Sunday, June 16, 2024

Students with food allergies navigate campus dining

NewsCampus NewsStudents with food allergies navigate campus dining

Staff Reporter

Student Amanda Mack is a sophomore exercise science major. She has celiac disease and is allergic to garlic and onion. She is unable to use any stations in the dining halls, including the allergen-free station, due to the possibility of cross-contamination. During her freshman year, she had to preorder every meal of the day, but even with a smaller meal plan this year, she still finds herself preordering dinner five times a week. 

In 2021, the university was a Community Choice Award nominee for the Food Allergy Research and Education Food Service Award, which recognizes the top campuses’ outstanding service in ensuring accommodations for students with food allergies. 

Despite this, finding inclusive options in the dining halls or campus restaurants is not always so simple. If students have food allergies and have a dining plan at the university, they usually email Debbi Miller, the university’s dietitian, to make sure their food is allergen-free. 

Furthermore, the university has a station open called True Balance in the Caesar Rodney and Pencader dining halls. At this station, the dining hall staff do not cook with the top nine allergens.

“For people with one of the top nine allergens, including gluten, the True Balance station is very helpful because you know it is safe to eat,” Mack said. “I have other allergies, like garlic and onion, which are used to cook in the True Balance station, so I custom order my meals instead.” 

Veronica Bell, a sophomore nutrition major, started her freshman year with no allergies. Later in the year, she learned that she had an allergy to gluten. Her first concern was how she would continue to eat at the dining halls. She quickly reached out to Miller.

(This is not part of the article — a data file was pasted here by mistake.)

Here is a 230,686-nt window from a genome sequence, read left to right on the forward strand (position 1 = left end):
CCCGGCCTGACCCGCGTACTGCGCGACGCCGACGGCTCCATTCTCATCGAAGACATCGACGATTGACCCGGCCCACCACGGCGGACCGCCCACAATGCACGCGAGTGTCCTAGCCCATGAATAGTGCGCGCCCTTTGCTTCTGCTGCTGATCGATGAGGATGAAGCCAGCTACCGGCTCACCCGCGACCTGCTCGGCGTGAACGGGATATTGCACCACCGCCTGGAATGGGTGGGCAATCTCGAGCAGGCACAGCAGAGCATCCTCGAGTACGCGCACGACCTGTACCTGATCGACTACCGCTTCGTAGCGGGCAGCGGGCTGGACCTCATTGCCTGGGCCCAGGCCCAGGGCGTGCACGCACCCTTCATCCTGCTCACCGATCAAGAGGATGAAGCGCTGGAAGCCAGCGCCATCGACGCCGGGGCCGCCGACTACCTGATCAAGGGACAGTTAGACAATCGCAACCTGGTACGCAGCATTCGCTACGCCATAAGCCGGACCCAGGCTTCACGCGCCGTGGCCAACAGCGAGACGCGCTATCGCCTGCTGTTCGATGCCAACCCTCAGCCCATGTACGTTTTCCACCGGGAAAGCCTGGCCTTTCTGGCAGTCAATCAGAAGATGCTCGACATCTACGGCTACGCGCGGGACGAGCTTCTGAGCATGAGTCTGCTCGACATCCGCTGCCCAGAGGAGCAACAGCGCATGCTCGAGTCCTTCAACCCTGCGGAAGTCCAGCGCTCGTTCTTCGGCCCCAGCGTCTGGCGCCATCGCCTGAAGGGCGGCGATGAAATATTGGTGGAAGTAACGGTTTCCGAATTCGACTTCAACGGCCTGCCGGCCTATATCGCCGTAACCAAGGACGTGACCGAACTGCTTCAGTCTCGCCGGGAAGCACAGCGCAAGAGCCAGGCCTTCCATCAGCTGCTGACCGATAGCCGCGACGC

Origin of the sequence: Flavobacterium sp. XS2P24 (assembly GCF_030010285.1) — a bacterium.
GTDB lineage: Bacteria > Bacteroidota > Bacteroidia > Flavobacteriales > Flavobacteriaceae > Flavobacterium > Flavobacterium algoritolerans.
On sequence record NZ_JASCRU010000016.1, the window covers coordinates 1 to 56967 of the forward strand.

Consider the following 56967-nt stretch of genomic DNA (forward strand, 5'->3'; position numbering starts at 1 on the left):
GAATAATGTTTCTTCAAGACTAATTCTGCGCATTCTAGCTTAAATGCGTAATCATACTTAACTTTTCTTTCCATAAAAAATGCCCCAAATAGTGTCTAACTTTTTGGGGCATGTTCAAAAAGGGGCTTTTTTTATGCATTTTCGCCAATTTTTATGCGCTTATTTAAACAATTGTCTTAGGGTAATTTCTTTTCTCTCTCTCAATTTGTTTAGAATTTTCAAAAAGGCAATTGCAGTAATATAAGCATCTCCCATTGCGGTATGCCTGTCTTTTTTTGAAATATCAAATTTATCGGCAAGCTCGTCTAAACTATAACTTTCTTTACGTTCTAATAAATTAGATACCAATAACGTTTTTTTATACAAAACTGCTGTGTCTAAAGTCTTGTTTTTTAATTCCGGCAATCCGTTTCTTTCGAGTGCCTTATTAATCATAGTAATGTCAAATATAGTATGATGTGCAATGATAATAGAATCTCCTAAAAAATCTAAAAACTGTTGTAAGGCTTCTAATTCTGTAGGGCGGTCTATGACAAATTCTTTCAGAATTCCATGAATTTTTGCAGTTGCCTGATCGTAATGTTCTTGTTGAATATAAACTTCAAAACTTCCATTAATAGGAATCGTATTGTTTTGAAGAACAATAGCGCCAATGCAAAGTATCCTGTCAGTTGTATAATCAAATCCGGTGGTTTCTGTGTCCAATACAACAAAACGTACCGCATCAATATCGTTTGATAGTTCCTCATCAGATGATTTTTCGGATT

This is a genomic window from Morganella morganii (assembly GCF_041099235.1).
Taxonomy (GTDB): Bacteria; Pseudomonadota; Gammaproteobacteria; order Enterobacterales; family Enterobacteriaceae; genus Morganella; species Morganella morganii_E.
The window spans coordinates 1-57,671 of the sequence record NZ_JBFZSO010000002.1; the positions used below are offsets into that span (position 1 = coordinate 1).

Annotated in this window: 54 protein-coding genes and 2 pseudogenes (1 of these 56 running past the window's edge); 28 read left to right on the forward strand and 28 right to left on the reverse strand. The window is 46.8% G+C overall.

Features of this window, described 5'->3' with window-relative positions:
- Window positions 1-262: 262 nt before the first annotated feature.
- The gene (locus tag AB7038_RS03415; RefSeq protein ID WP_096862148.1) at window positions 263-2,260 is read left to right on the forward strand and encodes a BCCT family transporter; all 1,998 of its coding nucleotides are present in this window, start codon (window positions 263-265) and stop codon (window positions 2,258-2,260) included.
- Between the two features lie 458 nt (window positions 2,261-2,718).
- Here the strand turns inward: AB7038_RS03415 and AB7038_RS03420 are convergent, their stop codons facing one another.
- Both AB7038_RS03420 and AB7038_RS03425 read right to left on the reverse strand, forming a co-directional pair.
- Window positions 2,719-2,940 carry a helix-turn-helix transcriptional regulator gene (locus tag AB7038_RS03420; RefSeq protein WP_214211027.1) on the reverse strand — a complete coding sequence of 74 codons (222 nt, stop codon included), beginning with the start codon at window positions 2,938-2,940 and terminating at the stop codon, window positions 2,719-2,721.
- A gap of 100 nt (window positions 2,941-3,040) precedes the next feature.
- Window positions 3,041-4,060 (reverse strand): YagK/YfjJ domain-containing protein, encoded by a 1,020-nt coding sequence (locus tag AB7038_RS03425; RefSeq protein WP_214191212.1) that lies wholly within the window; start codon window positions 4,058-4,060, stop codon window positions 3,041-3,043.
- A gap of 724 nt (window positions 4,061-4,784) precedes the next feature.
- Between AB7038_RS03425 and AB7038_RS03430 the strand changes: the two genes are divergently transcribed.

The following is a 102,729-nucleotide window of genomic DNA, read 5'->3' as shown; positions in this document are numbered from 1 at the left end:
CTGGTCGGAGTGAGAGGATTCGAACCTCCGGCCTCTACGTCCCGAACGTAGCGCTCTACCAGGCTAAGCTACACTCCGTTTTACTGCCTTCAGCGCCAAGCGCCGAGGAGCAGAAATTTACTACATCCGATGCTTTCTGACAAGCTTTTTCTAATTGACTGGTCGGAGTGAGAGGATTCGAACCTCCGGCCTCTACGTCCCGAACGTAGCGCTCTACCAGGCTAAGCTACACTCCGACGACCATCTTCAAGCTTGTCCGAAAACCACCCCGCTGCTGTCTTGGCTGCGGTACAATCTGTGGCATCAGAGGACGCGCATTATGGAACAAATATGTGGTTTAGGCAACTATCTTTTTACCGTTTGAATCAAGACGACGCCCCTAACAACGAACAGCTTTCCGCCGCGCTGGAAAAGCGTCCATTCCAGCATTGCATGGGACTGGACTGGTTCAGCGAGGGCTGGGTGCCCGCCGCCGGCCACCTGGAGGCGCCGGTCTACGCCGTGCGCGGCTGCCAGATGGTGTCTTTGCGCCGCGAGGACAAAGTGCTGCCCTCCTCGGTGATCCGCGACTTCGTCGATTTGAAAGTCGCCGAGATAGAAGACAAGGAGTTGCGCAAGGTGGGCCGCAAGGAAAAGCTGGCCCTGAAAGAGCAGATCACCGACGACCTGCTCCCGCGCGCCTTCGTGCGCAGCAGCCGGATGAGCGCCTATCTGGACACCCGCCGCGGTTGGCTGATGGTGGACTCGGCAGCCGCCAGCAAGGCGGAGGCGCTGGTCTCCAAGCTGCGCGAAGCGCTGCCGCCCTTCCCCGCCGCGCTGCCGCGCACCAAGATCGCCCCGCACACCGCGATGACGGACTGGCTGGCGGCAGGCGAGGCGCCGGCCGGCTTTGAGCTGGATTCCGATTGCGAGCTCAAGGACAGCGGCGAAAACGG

Miller oversees each dining hall to make sure that the students who are in need of her help stay safe. She corresponds with students regarding which options the dining halls are serving that they are able to consume. If certain students are allergic to everything being served, they have the option to pre-order their meals, as Mack does. 

“When I first reached out to Debbi, she immediately set up a meeting with me and talked me through my dining options,” Bell said. “She emails me every week with a gluten-free menu, and when I had a problem with some of my meal orders, she got back to me within the hour and was quick to apologize on behalf of the dining hall and help me find a solution.” 

Miller’s contact information is displayed on the televisions in both student centers and all three dining halls on campus. Bell emphasizes the benefits of having access to a dietitian on campus.

“It was very easy to find out how to contact Debbi,” Bell said. “When Student Health [Services] suggested I go gluten-free, they gave me Debbi’s contact information. Also, I see her email posted in the dining halls sometimes, and even Debbi herself is in the dining halls occasionally. So it makes it so easy to eat with a dining plan on campus and still feel included.” 




  1. Thank you for focusing on the importance of safe, inclusive college dining for students with food restrictions. This article has been added to the college news section of our Gluten Free Friends website which has original blog content, survey responses from students with food restrictions, and curated college dining news to help raise awareness and push for better dining programs. Take a look for some more ideas on how to improve dining at U of Delaware!


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